Our history

The Villa Tivoli has always been an oasis of peace. It started life in 1880 as Johann Gelf’s Restaurant and Café “Nussdorf”, where elegant ladies and gentleman would arrive by fiaker and a duo of violinists would be waiting to entertain them with the strains of the latest Viennese waltzes. It remained a “must” for discerning visitors to Merano until the resort’s first heyday as a spa came to an end with the First World War and the fall of the Habsburg Empire.In the 1920s the house acquired the name “Villa Tivoli” when the owner, Count Casonato-Massoni-Parma fell in love with a lady who came from Tivoli, near Rome. During this period radon springs were first discovered in the hotel grounds.By the 1934 the Villa Tivoli had been acquired by an English lady, Mrs. Sturm, who reputedly spoke seven languages. She turned it into a convalescent home for children suffering from various physical and mental disabilities.


A description of the house’s attractions, dating from that period, remains true to this day: “Villa Tivoli is situated in the countryside, just 20 minutes from the town centre, in a sunny, sheltered, south facing position below the Küchelberg, well away from dust and traffic and with a magnificent view of the town and the Etsch valley. We need hardly mention in this context the advantages of Merano’s mild sub-alpine climate with its many days of sunshine.”Then came the Second World War. The house survived, but its owner, Mrs. Sturm, sadly did not. After the end of the war the house was taken over by the state insurance organisation, INAIL, and used until 1957 as a casualty clinic.Then, in 1959, the Villa was finally returned to its original purpose. It was acquired by the Steiner family who converted it into a three-star guest house. Since 1972 the house has been run by Helga Steiner and her husband, Carl Defranceschi. In 1988, after several periods of renovation, it became a four-star hotel.1992 Helga and Carl Defranceschi added a new attraction to the villa – the Restaurant “Artemis”, wich is also open to those not staying at the hotel. It reflects their joie de vivre, innovative flair, and confidence in the future of this beautiful place.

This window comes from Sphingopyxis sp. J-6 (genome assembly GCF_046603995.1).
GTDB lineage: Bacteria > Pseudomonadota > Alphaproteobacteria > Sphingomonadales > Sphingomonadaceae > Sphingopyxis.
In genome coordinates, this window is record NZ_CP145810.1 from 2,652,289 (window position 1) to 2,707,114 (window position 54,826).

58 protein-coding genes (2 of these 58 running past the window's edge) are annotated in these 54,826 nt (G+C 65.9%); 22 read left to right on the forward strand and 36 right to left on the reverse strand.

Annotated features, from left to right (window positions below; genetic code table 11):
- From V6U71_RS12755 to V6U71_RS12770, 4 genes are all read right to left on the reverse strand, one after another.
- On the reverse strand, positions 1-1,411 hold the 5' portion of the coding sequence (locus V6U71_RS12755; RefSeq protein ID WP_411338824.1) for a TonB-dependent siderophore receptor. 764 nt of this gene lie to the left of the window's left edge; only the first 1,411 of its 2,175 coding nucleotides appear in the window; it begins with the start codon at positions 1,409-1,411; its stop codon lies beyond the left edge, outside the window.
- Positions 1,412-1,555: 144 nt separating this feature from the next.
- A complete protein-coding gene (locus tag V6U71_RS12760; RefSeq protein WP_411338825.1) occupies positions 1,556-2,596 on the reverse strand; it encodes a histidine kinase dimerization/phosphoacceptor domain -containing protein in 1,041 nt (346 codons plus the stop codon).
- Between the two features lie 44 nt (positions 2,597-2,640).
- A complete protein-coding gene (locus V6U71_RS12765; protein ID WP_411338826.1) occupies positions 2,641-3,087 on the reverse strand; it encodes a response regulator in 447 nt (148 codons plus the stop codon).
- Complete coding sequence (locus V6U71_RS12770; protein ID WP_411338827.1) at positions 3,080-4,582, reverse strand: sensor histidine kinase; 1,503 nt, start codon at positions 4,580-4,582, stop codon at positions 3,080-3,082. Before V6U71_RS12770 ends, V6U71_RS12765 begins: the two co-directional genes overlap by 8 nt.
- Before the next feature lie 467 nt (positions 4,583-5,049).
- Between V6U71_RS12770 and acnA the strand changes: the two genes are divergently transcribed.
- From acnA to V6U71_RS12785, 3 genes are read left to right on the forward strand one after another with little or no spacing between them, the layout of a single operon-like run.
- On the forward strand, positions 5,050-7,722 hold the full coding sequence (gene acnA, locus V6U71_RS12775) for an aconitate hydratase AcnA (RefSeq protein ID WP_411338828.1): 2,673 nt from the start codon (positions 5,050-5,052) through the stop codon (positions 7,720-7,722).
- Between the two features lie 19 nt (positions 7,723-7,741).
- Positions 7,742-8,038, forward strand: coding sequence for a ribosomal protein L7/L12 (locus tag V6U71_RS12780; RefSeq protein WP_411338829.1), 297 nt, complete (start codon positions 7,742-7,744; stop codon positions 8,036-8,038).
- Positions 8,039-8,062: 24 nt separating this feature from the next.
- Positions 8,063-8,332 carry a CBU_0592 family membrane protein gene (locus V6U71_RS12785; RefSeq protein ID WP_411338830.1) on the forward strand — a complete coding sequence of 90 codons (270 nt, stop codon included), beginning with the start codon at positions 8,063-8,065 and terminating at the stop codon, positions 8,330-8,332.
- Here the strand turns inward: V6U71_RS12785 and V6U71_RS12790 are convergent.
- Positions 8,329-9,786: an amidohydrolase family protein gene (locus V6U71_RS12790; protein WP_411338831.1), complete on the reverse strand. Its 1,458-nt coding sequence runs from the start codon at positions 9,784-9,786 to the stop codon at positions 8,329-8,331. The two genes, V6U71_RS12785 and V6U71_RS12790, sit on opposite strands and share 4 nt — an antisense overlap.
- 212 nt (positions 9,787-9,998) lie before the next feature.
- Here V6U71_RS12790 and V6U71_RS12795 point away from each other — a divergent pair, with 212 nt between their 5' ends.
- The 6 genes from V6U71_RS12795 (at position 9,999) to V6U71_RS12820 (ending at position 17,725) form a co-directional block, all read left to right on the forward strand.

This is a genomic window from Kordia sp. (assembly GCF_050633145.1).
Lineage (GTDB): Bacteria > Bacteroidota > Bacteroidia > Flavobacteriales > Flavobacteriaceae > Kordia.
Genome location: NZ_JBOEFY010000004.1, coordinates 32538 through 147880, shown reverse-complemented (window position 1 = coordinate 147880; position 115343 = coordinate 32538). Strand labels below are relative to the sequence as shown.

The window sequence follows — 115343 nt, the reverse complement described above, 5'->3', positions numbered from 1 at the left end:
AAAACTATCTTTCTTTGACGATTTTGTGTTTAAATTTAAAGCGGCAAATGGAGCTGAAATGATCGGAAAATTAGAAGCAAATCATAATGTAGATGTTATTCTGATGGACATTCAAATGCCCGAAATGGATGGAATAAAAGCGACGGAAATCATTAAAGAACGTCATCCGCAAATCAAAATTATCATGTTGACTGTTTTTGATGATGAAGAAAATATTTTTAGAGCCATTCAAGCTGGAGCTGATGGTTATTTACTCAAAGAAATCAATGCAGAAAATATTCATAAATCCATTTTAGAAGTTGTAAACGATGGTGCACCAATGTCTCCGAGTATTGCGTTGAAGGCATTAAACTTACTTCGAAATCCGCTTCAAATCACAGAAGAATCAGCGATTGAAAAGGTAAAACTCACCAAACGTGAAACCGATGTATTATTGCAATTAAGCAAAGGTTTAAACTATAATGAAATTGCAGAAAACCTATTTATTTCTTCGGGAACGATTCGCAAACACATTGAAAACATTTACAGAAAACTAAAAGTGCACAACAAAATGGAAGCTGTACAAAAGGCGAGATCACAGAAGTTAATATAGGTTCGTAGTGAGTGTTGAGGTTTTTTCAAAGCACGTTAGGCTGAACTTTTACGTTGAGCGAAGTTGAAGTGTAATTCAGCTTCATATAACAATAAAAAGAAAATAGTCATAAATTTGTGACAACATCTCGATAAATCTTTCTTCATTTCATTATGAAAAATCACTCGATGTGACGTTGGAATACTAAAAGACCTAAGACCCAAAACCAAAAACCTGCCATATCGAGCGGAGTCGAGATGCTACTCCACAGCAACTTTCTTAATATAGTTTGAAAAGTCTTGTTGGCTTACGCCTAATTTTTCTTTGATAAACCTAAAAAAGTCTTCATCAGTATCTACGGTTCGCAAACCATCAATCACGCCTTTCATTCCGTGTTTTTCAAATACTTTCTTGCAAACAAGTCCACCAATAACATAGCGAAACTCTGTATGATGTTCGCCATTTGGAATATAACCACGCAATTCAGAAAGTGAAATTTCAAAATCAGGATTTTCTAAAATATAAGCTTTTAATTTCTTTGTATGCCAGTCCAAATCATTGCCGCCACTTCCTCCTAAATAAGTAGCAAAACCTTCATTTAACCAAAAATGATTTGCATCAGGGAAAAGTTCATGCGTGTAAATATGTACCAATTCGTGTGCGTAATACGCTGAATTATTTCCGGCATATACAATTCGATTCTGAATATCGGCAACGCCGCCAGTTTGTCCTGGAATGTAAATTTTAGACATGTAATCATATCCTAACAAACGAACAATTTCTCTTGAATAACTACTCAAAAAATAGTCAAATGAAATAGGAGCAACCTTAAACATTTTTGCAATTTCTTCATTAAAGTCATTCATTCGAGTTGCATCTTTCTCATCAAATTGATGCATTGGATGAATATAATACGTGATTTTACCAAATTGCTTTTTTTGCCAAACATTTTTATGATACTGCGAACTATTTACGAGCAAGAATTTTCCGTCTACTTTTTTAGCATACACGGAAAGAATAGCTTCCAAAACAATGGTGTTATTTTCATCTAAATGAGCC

In 2007 the Villa Tivoli hotel complex was extended by the addition of the Villa Verdi, previously called House Dietze. The former house was redesigned to accommodate several beautiful apartments, each of which is quite individual in style. In 2013 another new building was added: the Villa Sasso. This house contains 12 modern, high-class studio apartments with self-catering facilities, and is built right into the cliff face next to the Villa Verdi and the main hotel.

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